Citing "evolving intelligence" on Russian intentions, U.S. President Joe Biden called on American companies "to harden your cyber defenses immediately" in a March 21 statement. He stressed that "vigilance and urgency today can prevent or mitigate attacks tomorrow."

He repeated that the "unprecedented economic costs we've imposed on Russia" in response to the War in Ukraine might well prompt Russian President Vladimir Putin to launch such attacks. Biden said he was continuing "to use every tool to deter, disrupt, and respond to cyberattacks against critical infrastructure." But he noted that most of the country's infrastructure was in the hands of the private sector.

"The Federal Government can't defend against this threat alone," he said. The statement can be viewed on the White House website.

No certainty of an attack on infrastructure

Later that day, Biden told a group of business leaders, "the magnitude of Russia's cyber capacity is fairly consequential, and it's coming." He told them they had "a patriotic obligation" to spend "as much as you can to make sure... that you have built up your technological capacity to deal with cyberattacks." The text of Biden's remarks to the Business Roundtable's CEO Quarterly Meeting is at the White House website.

"There is no certainty there will be a cyber incident on critical infrastructure," said Deputy National Security Advisor Anne Neuberger at a March 21 White House press briefing.

While the government did not have evidence of the specific future attack, the United States had detected "preparatory activity," she said.

The government and the private sector had already worked together to minimize vulnerability to cyberattacks, but there was still much to do to ensure "that we've locked our digital doors."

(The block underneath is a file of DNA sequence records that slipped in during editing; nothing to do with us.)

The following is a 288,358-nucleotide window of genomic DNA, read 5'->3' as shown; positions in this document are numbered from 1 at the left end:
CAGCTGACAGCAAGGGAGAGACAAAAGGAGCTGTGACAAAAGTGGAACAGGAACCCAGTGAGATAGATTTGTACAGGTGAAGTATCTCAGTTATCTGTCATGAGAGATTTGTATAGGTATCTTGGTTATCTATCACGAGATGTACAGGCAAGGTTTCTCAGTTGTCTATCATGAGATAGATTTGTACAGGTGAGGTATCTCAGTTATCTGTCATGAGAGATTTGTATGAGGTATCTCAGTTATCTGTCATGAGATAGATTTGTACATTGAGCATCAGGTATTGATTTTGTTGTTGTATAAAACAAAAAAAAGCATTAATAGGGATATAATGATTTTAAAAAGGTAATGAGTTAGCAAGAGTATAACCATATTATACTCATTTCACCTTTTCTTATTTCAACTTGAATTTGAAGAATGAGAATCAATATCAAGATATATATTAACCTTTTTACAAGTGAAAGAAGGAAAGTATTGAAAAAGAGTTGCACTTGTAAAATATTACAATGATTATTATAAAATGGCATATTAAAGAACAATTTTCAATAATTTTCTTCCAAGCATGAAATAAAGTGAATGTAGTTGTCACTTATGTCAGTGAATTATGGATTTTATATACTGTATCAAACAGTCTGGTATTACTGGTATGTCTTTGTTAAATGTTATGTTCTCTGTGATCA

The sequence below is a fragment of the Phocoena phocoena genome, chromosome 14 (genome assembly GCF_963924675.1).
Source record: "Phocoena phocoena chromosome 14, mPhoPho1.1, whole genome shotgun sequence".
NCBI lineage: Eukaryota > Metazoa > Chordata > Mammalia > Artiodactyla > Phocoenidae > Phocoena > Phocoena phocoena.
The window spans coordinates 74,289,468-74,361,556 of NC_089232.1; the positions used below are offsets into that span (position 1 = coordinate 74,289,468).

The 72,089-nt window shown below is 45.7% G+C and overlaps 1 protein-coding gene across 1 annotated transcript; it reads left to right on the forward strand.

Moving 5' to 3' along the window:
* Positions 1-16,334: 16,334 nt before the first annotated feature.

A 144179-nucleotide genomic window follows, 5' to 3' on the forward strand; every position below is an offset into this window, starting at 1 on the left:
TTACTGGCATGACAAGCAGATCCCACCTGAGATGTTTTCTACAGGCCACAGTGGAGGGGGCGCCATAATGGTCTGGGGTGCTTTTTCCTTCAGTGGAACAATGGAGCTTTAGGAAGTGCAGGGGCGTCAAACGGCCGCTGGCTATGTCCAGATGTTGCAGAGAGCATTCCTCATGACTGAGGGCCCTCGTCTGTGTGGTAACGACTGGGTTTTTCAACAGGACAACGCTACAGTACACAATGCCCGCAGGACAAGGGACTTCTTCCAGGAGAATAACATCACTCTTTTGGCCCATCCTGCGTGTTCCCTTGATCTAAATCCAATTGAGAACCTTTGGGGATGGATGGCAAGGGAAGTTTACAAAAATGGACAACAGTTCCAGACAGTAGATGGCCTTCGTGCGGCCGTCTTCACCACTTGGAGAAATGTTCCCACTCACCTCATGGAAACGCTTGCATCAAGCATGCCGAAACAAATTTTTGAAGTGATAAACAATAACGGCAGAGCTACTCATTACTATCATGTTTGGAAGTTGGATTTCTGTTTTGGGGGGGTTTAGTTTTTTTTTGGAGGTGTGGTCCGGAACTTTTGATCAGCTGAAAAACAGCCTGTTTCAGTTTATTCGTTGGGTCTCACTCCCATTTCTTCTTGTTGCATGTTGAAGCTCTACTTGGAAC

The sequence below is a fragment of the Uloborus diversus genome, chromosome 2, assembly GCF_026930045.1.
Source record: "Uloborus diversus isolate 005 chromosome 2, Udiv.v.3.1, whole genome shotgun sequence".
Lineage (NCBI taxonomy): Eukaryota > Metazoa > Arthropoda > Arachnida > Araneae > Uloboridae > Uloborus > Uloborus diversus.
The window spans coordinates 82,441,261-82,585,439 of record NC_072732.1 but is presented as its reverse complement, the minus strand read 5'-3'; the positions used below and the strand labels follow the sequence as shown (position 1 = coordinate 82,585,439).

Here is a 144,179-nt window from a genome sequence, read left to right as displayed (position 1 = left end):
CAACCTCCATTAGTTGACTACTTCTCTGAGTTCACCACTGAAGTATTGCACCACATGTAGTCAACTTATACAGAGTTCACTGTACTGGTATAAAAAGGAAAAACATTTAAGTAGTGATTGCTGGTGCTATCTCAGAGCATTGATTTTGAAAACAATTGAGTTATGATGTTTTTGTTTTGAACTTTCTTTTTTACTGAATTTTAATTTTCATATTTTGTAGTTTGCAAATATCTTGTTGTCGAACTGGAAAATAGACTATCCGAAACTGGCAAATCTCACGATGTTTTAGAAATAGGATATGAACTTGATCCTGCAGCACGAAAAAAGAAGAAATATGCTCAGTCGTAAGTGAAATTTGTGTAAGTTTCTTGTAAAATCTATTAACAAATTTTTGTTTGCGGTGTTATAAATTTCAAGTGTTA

She said companies were still falling victims to hacking which could be easily prevented.

"This is deeply troubling," she said. Neuberger's remarks have been posted on the White House YouTube channel.

NPR recalled that the East Coast of the United States had experienced gas shortages after Colonial Pipeline had fallen victim to a cyberattack by hackers with links to Russia in May 2021. However, Russia had yet to carry out a massive cyber assault on infrastructure in Ukraine, the public broadcaster noted.

The New York Times recalled that this February, the Ukrainian Defense Ministry website had been the target of cyberattacks believed to have been carried out by foreign intelligence agencies.

Companies told to stage emergency drills

One of the White House statements spelled out steps companies could take to beef up their cybersecurity. One of the recommendations was running emergency drills and exercises to ensure that employees are ready "to respond quickly to minimize the impact of any attack."